Press Release Summary:
BioLogicQ's latest plastic compound, the NuPlastiQ MB Biopolymer, has been found to be marine biodegradable. Testing by Eden Research Laboratory revealed that the polymer showed 97% biodegradation in ocean water within a one year period. The compound was developed using a biodegradable, plant-based resin that was combined with the polymer during the mixing process. The product is largely applied to drinking cups, straws, lids, and grocery bags.
Original Press Release:
BioLogiQ Creates Marine Biodegradable Plastic Using PBAT
IDAHO FALLS, Idaho, Aug. 15, 2018 /PRNewswire/ -- BioLogiQ, Inc., a bioplastic resin manufacturing company specializing in sustainable plastic products made from renewable resources, announced today that test results show its NuPlastiQ MB BioPolymer, produced by blending NuPlastiQ GP with PBAT (polybutylene adipate terephthalate), is marine biodegradable. Performed by Eden Research Laboratory, results show 97% biodegradation of a GP/PBAT film in ocean water within a one-year period, according to ASTM-D6691 standards for marine biodegradability.
The key to this innovative new plastic compound is BioLogiQ's NuPlastiQ GP General Purpose BioPolymer. GP is a 100% natural, renewably-resourced, plant-based resin that has been certified by TUV Austria to marine biodegrade in 28 days. When PBAT is mixed with NuPlastiQ GP, it will also biodegrade in marine environments.
Brad LaPray, President and Founder of BioLogiQ, stated that, "Our ability to produce a marine biodegradable film using a material that was previously not marine biodegradable is a huge technical accomplishment that can significantly reduce both plastic marine debris and the negative effects this debris can have in our oceans."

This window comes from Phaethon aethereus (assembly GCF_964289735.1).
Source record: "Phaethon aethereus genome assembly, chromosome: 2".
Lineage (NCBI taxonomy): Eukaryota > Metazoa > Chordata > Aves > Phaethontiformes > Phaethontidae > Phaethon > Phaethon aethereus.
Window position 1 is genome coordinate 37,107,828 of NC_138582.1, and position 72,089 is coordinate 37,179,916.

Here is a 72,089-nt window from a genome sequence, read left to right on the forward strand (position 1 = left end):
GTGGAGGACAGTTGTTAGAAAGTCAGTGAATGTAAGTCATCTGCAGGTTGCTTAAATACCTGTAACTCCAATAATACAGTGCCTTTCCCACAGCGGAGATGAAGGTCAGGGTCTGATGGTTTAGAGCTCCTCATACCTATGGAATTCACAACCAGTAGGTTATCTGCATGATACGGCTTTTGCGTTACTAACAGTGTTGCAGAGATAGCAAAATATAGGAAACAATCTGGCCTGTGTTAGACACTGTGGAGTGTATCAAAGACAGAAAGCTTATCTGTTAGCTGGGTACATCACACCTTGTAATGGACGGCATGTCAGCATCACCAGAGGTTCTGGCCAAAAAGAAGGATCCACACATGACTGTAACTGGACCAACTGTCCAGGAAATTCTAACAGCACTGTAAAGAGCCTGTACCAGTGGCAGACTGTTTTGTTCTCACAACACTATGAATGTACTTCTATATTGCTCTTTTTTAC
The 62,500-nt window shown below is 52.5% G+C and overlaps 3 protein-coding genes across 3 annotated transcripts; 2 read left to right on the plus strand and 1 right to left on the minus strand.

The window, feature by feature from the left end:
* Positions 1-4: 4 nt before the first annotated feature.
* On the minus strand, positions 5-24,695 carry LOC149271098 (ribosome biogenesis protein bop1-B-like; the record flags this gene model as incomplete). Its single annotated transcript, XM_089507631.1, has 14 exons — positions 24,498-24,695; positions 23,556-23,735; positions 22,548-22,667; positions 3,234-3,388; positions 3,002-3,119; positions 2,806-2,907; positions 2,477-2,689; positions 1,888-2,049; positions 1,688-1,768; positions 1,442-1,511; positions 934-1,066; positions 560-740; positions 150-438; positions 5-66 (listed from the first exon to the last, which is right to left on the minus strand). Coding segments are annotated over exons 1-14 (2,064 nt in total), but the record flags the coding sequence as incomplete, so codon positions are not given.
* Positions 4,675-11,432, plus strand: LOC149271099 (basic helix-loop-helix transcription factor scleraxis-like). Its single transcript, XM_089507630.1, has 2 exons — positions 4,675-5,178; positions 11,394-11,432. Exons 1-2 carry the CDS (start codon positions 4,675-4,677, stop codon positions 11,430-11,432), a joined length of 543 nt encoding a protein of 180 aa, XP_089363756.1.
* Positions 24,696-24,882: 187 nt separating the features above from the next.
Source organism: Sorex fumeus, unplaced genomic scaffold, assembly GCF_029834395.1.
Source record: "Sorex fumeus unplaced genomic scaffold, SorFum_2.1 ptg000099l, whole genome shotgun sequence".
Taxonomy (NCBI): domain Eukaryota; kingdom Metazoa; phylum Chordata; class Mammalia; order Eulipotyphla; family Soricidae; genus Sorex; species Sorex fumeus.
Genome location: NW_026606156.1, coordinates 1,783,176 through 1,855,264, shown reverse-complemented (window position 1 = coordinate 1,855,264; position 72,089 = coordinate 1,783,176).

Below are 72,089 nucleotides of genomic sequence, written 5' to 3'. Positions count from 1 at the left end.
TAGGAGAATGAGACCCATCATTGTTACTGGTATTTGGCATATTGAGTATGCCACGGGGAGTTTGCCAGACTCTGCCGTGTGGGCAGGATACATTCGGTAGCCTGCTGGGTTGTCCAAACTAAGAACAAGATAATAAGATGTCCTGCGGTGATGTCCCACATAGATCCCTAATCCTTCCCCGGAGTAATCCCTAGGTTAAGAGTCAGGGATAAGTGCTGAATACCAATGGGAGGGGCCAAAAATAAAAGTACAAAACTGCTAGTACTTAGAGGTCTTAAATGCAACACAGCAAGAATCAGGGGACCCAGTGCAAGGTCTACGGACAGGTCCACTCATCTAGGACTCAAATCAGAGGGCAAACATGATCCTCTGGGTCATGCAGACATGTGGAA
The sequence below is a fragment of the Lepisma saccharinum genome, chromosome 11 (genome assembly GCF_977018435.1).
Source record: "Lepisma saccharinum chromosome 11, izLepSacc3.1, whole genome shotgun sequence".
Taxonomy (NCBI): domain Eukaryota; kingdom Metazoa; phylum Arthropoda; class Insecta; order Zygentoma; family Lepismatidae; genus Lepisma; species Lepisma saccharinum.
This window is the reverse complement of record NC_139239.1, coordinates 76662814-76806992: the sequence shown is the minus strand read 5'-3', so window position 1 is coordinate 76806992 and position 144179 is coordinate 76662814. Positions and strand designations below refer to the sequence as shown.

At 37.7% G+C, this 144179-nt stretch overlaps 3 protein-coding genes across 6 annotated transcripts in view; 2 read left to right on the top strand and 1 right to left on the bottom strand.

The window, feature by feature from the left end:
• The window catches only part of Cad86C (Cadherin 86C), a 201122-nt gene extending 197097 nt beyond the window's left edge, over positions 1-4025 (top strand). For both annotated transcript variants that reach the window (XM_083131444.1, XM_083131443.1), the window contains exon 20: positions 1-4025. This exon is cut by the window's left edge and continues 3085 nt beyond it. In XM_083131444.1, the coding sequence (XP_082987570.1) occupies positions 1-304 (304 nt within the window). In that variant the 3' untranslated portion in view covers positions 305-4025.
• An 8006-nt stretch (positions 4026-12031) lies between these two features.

He added that, "Given the current concern regarding plastics and ocean pollution, we are working on NuPlastiQ MB marine biodegradable formulations of NuPlastiQ GP with polyethylene and polypropylene. Our target applications are drink cups, straws, lids, and grocery sacks."
When asked about certifying the new resin, Mr. LaPray said that, "The ability for plastics to biodegrade in a marine environment is so new and unusual that acceptable certification standards do not exist. We plan to work with industry and governments to develop new standards."
Founded in 2011, BioLogiQ, Inc. of Idaho Falls, makes polymers from plants. It was established to create a useful plastic from the excess starch produced (and usually discarded) during potato processing. The company's goal is to help build a world free of pollution caused by fossil fuel-based plastics. For more information, visit www.biologiq.com or www.nuplastiq.com.